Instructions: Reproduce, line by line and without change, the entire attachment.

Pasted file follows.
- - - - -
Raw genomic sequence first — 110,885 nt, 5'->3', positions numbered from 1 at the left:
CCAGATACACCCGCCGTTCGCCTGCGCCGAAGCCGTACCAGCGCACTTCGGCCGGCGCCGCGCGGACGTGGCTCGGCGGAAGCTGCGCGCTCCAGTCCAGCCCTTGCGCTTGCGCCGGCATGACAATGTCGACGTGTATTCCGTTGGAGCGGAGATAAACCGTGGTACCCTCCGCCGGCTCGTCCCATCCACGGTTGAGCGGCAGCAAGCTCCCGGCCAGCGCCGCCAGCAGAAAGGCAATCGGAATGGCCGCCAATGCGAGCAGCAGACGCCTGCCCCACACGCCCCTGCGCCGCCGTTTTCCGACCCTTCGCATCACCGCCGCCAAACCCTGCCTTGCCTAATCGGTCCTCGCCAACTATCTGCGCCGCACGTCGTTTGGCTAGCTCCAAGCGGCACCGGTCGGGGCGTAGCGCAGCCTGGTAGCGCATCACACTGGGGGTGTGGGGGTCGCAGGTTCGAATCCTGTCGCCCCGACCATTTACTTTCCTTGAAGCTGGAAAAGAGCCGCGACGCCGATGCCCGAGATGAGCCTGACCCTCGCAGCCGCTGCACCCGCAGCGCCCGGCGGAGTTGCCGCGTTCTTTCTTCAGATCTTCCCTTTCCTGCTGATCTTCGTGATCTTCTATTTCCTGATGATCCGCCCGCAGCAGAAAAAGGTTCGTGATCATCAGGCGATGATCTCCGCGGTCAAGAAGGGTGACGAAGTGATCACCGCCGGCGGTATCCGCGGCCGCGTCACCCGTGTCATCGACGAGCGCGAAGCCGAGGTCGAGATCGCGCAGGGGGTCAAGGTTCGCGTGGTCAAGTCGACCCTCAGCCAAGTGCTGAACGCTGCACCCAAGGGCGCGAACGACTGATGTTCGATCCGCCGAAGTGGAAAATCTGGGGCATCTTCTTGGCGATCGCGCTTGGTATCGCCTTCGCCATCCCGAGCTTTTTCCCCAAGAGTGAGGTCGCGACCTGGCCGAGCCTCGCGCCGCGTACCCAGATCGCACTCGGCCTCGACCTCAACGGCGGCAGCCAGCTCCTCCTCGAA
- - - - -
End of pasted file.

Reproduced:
Raw genomic sequence first — 110,885 nt, 5'->3', positions numbered from 1 at the left:
CCAGATACACCCGCCGTTCGCCTGCGCCGAAGCCGTACCAGCGCACTTCGGCCGGCGCCGCGCGGACGTGGCTCGGCGGAAGCTGCGCGCTCCAGTCCAGCCCTTGCGCTTGCGCCGGCATGACAATGTCGACGTGTATTCCGTTGGAGCGGAGATAAACCGTGGTACCCTCCGCCGGCTCGTCCCATCCACGGTTGAGCGGCAGCAAGCTCCCGGCCAGCGCCGCCAGCAGAAAGGCAATCGGAATGGCCGCCAATGCGAGCAGCAGACGCCTGCCCCACACGCCCCTGCGCCGCCGTTTTCCGACCCTTCGCATCACCGCCGCCAAACCCTGCCTTGCCTAATCGGTCCTCGCCAACTATCTGCGCCGCACGTCGTTTGGCTAGCTCCAAGCGGCACCGGTCGGGGCGTAGCGCAGCCTGGTAGCGCATCACACTGGGGGTGTGGGGGTCGCAGGTTCGAATCCTGTCGCCCCGACCATTTACTTTCCTTGAAGCTGGAAAAGAGCCGCGACGCCGATGCCCGAGATGAGCCTGACCCTCGCAGCCGCTGCACCCGCAGCGCCCGGCGGAGTTGCCGCGTTCTTTCTTCAGATCTTCCCTTTCCTGCTGATCTTCGTGATCTTCTATTTCCTGATGATCCGCCCGCAGCAGAAAAAGGTTCGTGATCATCAGGCGATGATCTCCGCGGTCAAGAAGGGTGACGAAGTGATCACCGCCGGCGGTATCCGCGGCCGCGTCACCCGTGTCATCGACGAGCGCGAAGCCGAGGTCGAGATCGCGCAGGGGGTCAAGGTTCGCGTGGTCAAGTCGACCCTCAGCCAAGTGCTGAACGCTGCACCCAAGGGCGCGAACGACTGATGTTCGATCCGCCGAAGTGGAAAATCTGGGGCATCTTCTTGGCGATCGCGCTTGGTATCGCCTTCGCCATCCCGAGCTTTTTCCCCAAGAGTGAGGTCGCGACCTGGCCGAGCCTCGCGCCGCGTACCCAGATCGCACTCGGCCTCGACCTCAACGGCGGCAGCCAGCTCCTCCTCGAA